By Garth Calitz
Newcastle Airshow started in the heyday of South African Airshows when the KZN Winter Airshow Tour was sponsored by the KZN provincial government. Sadly, that came to an end when the funding was pulled, Johann Pieterse and his team decided to continue with the Newcastle airshow and they have presented their tenth airshow this year.
With the current fuel price and rising cost of flying airshows are becoming very difficult to host the cost has become prohibitive, especially for the smaller airfields, sponsorship for these events is a must if they are to continue in future. Despite all these challenges the team at Newcastle managed to still put on a very good event.
The Airshow was officially opened by LtGen Wiseman Mbambo, the current chief of the Airforce. Gen Mbambo hails from the region and has always had a soft spot for the Newcastle Airshow and as a result, is more open to approving SAAF participation at the show. This year the SAAF were once again present with two Agusta A109s and Two Hawk lead-in trainers that did two wonderful displays.
The massive South African flag never fails to impress as it is flown under parachute by Ralph Ridge, he and his fellow skydivers jumped for a Cessna 206 Stationair, It must have been really cold when they reached altitude. Brian Emmenis and his team from Capital Sounds are getting really good at starting the National Anthem at precisely the correct time so Ralph can reach the ground and drop the flag on the last note of the anthem.
Once all the skydivers were safe on the ground the two SAAF BAE Hawks flew in for the first of their displays, both the Hawks were sporting external drop tanks as they had flown all the way from AFB Makhado. By this time the crowd was really beginning to grow, in an attempt to nurture aviation awareness the organizers decided to not charge children under sixteen years of age.
The Goodyear Eagles took to the crisp morning air with a separably flown two-ship formation, Trevor Warner and Johan “Solly” von Solms threw the Pitts Specials around the sky showing off both the aircraft and their own abilities. Andre van Zyl had the crowd gasping in disbelief when he performed gravity-defying manoeuvres in his Magni Gyro.
While Andre was entraining the crowd Scully Levine, Arnie Meneghelli and Sean Thackwray started up the Harvards for the Puma Flying Lions display, unfortunately, Ellis Levine was unable to join the rest of the team at Newcastle. The Flying Lions as per usual did not disappoint, the Puma Energy Flying Lions have always been a firm airshow favourite.
Andre Coetzee, the executive chairman of Henley Air took to the beautiful blue sky in a Bell 222, Henley Air is the largest operator of Bell 222 and 230s in the world, many of them being used as medical transport under the banner of the newly formed Rocket HEMS.
Trevor Warner and Johann von Solms then took to the air in their RV7s flying yet another very entraining display, the Vans RV range of aircraft proved their awesome abilities and have over the years become the most popular home built aircraft all over the world.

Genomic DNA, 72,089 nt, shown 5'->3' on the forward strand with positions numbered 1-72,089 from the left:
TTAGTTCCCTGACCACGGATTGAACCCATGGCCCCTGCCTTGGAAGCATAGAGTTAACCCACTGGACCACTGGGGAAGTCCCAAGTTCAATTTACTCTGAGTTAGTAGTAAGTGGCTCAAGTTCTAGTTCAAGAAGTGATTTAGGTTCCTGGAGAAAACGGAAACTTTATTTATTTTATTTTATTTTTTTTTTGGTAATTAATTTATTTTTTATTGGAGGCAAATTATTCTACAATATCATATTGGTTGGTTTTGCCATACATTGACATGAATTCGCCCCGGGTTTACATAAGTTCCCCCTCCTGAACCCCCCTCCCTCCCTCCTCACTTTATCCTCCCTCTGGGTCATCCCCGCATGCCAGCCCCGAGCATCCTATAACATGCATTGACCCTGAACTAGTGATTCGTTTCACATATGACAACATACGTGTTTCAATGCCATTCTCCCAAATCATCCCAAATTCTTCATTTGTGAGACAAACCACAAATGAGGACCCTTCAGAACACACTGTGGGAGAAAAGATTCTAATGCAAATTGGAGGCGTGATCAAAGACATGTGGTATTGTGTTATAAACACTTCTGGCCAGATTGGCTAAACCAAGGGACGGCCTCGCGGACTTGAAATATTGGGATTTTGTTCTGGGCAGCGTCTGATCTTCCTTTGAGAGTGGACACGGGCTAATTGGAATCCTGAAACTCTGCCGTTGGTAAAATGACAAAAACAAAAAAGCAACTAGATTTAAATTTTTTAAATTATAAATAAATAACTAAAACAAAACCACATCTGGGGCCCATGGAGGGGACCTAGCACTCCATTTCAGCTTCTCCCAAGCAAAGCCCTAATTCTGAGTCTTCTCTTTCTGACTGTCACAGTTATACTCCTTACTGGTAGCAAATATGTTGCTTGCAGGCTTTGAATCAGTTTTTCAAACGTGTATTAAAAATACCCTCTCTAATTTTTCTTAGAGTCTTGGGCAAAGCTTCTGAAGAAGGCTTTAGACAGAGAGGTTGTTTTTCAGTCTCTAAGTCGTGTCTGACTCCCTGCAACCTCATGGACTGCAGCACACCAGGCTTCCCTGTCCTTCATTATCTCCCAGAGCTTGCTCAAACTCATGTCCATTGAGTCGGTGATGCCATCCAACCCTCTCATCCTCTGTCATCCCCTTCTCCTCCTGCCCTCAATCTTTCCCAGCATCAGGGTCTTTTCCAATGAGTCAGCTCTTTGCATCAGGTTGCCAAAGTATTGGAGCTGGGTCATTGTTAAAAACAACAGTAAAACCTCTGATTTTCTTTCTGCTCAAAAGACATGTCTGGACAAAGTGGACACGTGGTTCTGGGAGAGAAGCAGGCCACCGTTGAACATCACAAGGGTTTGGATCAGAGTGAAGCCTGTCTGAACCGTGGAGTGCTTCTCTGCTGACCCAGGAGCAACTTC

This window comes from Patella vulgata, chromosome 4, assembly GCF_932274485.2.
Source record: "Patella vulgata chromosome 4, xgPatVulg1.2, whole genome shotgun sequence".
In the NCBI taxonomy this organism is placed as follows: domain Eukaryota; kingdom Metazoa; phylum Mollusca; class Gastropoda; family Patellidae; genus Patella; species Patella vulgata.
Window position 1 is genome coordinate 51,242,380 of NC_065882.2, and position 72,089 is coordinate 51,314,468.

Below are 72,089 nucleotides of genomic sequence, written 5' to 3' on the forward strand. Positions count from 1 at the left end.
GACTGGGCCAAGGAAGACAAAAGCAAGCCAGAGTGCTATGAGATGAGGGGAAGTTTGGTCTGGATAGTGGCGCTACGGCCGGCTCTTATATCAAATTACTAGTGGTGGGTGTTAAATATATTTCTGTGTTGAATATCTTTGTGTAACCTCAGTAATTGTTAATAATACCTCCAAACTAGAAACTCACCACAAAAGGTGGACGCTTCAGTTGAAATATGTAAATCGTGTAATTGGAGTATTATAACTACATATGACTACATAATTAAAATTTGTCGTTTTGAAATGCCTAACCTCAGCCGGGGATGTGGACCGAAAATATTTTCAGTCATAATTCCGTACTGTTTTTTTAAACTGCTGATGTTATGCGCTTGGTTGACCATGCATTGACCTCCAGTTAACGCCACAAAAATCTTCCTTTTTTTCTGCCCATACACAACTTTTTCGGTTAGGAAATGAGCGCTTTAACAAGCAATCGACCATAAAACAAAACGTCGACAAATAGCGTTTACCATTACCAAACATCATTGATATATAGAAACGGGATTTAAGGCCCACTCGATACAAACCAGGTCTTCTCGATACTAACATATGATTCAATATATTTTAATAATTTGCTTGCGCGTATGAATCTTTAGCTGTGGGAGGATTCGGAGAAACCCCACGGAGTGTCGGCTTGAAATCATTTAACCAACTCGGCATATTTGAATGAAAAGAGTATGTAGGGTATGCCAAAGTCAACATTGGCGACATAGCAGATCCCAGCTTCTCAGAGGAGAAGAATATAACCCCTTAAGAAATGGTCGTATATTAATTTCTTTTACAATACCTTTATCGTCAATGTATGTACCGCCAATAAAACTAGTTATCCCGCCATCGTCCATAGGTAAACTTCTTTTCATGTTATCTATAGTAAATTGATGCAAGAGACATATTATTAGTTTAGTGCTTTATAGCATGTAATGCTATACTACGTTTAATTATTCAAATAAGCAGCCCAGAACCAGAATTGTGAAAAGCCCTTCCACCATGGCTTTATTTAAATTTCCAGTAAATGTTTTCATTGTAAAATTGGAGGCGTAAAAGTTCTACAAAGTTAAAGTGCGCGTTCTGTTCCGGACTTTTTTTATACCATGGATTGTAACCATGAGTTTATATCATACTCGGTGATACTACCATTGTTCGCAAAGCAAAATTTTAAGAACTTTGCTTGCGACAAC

Dave Mandell was next up in his Aero L-39 Albatross and after a stunning display things took a bit of a turn for the bad. When Dave landed he suffered a blow-out on his port side main gear forcing him onto the grass next to the runway, he handled it very well bringing the aircraft to a halt safely. This led to quite a lengthy delay before the safety team, led by Rikus Erasmus, gave the go-ahead for the show to continue.
After the break Ivan van der Schaar took to the Newcastle sky in his Boeing Stearman, Ivan’s display was very well narrated by his son Jeandre. Ivan and Jeandre are hoping to get clearance to perform a father and son display in the near future, Jeandre will be flying an RC aircraft while Ivan is performing the same display in the Stearman.
Andre Coetzee took the Bell 222 up for his second display followed by a second RV Display by Trevor and Solly. Johann “Juba” Joubert showed what an ex SAAF Aérospatiale Alouette II was capable of in the right hands, Juba has quite a resume having flown a wide selection of helicopters all over the world including many Eastern block Helicopters.
After this breathtaking display, it was time for Andre van Zyl to once again entertain the crowd with the abilities of the Magni Gyro. Followed by a second display of the Boeing Stearman.
The three-ship Harvard formation then took to the air for a flat display concluded with a very sombre missing man formation for Mark “Sammy” Sampson who was tragically killed in an accident while performing in Harare. The Marksmen Aerobatic team, a four-ship high energy display team, were scheduled to be the headline event at the airshow but sadly tragedy struck on their return from Nairobi in the preceding week. Our heartfelt condolences go to Sammy’s family, friends and his teammates Mark Hensman, Eugene du Preez and Marty Schultz.
A very successful Newcastle Airshow was closed off with a second display by the Hawks from 85 Combat Flying School. Well done to the team for pushing ahead and delivering a beautiful spectacle and promoting aviation to the youth in the area. Special thanks to Andre Burger and David Toma for allowing me to tag along too and from Newcastle.